Morgan Stanley says India cannot match the 8-10% growth China pulled off in past

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Morgan Stanley’s chief Asia economist doesn’t see India getting the 8%-10% economic growth rates China pulled off over the long term, even though he remains optimistic about the South Asian nation’s prospects.

India’s economy will likely grow steadily at 6.5%-7% over the long term, Chetan Ahya said in interview to Bloomberg Television. The South Asian nation is also far from replacing its bigger rival as a global manufacturing hub, he added. China’s growth averaged 10% a year in the three decades after its economic reforms in 1978, official figures show.

Economic progress in India is being hamstrung by a lack of infrastructure, and a low skilled workforce, Ahya said. 

“Both these constraints make us believe that India’s growth is going to be strong, but at 6.5%-7% rather than 8%-10%,” he said.

Incidentally, Morgan Stanley in another report had said India’s current world-beating economic growth rate on the back of an investment boom resembles that of 2003-07 when growth averaged more than 8 per cent.

In the report ‘The Viewpoint: India – Why this feels like 2003-07’, Morgan Stanley said after a decade of investment to GDP steadily declining, capex has emerged as a key growth driver in India. “We think the capex cycle has more room to run, therefore the current expansion closely resembles that of 2003-07. The current cycle is driven by investment outperforming consumption, public capex leading initially but private capex rapidly catching up, the urban consumer leading consumption followed by catch-up in rural demand, market share in global exports rising and macro stability risks kept in check.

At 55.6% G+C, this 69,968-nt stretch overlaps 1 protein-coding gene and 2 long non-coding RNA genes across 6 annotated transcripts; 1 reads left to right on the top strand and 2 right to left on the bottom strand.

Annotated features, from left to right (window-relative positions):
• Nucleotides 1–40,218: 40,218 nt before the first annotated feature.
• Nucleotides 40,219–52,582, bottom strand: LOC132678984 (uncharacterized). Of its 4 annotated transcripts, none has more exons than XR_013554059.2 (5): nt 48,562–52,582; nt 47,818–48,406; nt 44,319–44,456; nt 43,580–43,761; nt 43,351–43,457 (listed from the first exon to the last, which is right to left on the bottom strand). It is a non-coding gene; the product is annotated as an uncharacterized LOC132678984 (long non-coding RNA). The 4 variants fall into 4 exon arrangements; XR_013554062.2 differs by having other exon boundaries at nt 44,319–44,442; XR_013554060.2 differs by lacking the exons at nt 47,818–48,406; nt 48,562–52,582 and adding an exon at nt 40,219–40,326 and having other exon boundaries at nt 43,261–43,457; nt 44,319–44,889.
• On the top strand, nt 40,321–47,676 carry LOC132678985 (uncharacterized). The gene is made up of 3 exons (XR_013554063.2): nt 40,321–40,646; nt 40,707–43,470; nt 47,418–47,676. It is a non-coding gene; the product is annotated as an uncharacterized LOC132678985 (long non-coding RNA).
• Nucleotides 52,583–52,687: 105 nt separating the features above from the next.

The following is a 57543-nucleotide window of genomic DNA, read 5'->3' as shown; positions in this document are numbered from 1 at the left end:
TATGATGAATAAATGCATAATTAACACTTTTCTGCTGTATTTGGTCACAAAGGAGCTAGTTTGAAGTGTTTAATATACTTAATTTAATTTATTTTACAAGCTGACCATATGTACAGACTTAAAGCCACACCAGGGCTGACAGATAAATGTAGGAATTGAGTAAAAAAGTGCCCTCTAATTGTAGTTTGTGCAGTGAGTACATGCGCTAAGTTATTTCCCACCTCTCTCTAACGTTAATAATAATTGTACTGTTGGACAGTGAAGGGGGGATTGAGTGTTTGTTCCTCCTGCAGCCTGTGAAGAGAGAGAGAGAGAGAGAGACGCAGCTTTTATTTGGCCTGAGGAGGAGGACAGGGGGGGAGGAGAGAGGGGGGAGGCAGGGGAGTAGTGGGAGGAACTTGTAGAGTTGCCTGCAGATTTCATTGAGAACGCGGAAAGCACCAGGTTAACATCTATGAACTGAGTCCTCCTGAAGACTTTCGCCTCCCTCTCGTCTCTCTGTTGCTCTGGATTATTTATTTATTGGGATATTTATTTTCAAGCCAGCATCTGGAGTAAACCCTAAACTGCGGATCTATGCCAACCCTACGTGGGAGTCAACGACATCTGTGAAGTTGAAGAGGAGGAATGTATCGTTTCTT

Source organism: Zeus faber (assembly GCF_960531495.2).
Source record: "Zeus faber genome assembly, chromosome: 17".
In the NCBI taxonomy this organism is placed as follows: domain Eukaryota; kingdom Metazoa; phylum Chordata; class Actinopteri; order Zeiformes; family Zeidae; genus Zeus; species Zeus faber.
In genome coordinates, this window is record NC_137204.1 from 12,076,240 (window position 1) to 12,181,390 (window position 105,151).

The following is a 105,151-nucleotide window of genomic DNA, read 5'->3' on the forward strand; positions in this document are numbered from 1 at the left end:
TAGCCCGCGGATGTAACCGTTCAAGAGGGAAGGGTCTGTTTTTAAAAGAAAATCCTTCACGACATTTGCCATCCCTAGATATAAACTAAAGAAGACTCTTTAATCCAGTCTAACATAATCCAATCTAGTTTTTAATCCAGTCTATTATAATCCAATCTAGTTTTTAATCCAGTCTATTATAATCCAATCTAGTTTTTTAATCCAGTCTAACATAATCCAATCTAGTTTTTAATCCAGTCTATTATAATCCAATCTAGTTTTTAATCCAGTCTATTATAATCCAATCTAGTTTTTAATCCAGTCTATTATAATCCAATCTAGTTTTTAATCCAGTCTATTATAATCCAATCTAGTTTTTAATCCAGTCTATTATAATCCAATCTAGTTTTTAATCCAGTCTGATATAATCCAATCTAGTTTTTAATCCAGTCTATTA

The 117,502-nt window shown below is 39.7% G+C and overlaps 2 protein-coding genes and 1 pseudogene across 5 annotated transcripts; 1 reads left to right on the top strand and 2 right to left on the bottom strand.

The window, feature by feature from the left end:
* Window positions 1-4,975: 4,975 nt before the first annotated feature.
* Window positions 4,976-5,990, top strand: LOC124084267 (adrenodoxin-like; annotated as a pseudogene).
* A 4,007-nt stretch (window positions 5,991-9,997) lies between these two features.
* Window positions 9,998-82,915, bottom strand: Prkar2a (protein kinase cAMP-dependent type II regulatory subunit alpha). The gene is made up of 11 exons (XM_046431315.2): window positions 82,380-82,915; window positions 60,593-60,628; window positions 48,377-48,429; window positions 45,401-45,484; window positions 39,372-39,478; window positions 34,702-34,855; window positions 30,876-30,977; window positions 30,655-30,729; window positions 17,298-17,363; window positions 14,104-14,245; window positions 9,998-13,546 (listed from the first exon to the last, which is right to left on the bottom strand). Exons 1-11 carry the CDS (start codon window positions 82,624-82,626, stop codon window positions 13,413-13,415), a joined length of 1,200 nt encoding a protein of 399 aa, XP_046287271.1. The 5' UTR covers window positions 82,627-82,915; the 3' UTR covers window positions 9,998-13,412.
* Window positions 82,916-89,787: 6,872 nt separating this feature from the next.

“We think the defining characteristic of the current expansion is the rise in the investment-to-GDP ratio. Similarly, in the 2003-07 cycle investment to GDP rose from 27 per cent in F2003 (fiscal year ending March 2003) to 39 per cent in F2008, which was close to the peak. “Investment to GDP then hovered around those levels until it peaked in F2011. 2011 to 2021 then registered a decade of decline – but the ratio has now inflected again to 34 per cent of GDP and we expect it to rise further to 36 per cent of GDP in F2027E,” it said. 



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